Families of Uvalde school shooting victims sue Microsoft, Meta and gunmaker (2024)

Families of the victims killed in a school shooting in Uvalde, Texas, have filed two wrongful death lawsuits: one against the firearm manufacturer and another against two technology companies, Meta and Microsoft, for their alleged role in marketing the weapon used.

Friday’s pair of lawsuits came on the second anniversary of the school shooting, one of the deadliest in United States history.

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The gunman, 18-year-old Salvador Ramos, attacked Robb Elementary School on May 24, 2022, and killed 19 children and two teachers, leaving 17 more people injured.

The defendant in the first lawsuit, filed in the Uvalde County District Court, is Daniel Defense, a Georgia-based weapons manufacturer that produced the rifle the gunman used.

The second lawsuit, filed in the Los Angeles Superior Court, takes aim at Meta, owner of the social media platform Instagram, and the video game company Activision Blizzard, a subsidiary of Microsoft.

The complaint alleges that Activision’s first-person shooter game Call of Duty played a key role in shaping the gunman’s mindset.

It pointed out that the game bases its weapons on real-life models, and that the gunman played the game since he was 15 years old.

Call of Duty “creates a vividly realistic and addicting theater of violence in which teenage boys learn to kill with frightening skill and ease”, the lawsuit said.

That, in turn, led the attacker to seek out the gun he used in the video game as soon as he turned 18, according to the suit.

It also alleges that the gunman consumed pro-gun marketing on Instagram that reinforced the violent imagery he saw in the video game.

“Simultaneously, on Instagram, the shooter was being courted through explicit, aggressive marketing,” the families said in a statement.

“In addition to hundreds of images depicting and venerating the thrill of combat, Daniel Defense used Instagram to extol the illegal, murderous use of its weapons.”

The lawsuit accuses Instagram of failing to exercise adequate oversight over its platform, thereby allowing weapons sellers to have “an unsupervised channel to speak directly to minors, in their homes, at school, even in the middle of the night”.

In their statement, the families allege that Daniel Defense and the two technology companies together engaged in a “scheme that preys upon insecure, adolescent boys”.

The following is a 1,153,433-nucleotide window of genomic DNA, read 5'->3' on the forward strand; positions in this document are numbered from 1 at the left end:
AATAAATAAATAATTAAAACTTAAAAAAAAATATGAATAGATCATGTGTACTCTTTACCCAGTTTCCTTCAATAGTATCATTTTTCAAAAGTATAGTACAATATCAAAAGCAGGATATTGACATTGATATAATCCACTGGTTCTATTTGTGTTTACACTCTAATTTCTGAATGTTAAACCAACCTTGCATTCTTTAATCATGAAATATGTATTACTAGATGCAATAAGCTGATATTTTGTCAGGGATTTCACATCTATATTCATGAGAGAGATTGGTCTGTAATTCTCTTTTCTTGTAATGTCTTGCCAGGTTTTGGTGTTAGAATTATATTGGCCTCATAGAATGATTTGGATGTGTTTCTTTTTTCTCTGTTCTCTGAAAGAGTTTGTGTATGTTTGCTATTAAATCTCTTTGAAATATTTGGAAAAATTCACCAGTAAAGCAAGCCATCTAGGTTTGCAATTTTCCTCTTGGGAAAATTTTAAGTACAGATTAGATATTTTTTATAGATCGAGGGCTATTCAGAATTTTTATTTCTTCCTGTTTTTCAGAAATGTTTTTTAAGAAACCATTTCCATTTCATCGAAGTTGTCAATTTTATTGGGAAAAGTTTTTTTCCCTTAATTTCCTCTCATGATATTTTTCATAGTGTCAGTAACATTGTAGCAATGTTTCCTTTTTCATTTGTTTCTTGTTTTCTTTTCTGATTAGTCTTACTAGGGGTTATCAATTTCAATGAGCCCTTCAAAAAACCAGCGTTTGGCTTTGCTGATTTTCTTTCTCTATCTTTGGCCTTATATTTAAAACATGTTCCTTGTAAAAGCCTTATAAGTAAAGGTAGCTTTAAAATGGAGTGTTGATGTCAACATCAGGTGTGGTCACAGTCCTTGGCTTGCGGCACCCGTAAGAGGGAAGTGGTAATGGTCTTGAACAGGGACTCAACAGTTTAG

“There is a direct line between the conduct of these companies and the Uvalde shooting,” said Josh Koskoff, a lawyer representing the families.

“This three-headed monster knowingly exposed him to the weapon, conditioned him to see it as a tool to solve his problems and trained him to use it.”

Koskoff’s firm, Koskoff Koskoff & Bieder, previously represented the families of victims killed in the 2012 school shooting at Sandy Hook Elementary School in Connecticut, ultimately reaching a $73m settlement with gunmaker Remington in 2022.

Daniel Defense already faces other lawsuits related to the Uvalde shooting. In an appearance before the US Congress in 2022, the company’s CEO Marty Daniels denounced the attack as “pure evil”.

In a statement that same year, however, Daniels also called similar lawsuits against companies like his “frivolous” and “politically motivated”.

Activision has also condemned the Uvalde shooting, saying it was “horrendous and heartbreaking in every way”.

“We express our deepest sympathies to the families and communities who remain impacted by this senseless act of violence,” it said in a statement.

But, it added, “millions of people around the world enjoy video games without turning to horrific acts”.

A lobbying group for the video game industry, the Entertainment Software Association, also pointed out that people in other countries play video games without resorting to the levels of violence seen in the US.

“We are saddened and outraged by senseless acts of violence,” the group said in a statement.

“At the same time, we discourage baseless accusations linking these tragedies to video gameplay, which detract from efforts to focus on the root issues in question and safeguard against future tragedies.”

Gun ownership is a prominent part of US culture, with the Second Amendment of the country’s Constitution protecting the right to “keep and bear arms”.

Earlier this week, the families of the Uvalde victims reached a $2m settlement with the small Texas city, after the Department of Justice found “cascading failures” in how law enforcement responded to the shooting, due to training issues and communication problems.

A separate federal lawsuit was filed on Wednesday against the 100 state police officers involved in the response to the shooting.

Families of Uvalde school shooting victims sue Microsoft, Meta and gunmaker (2024)
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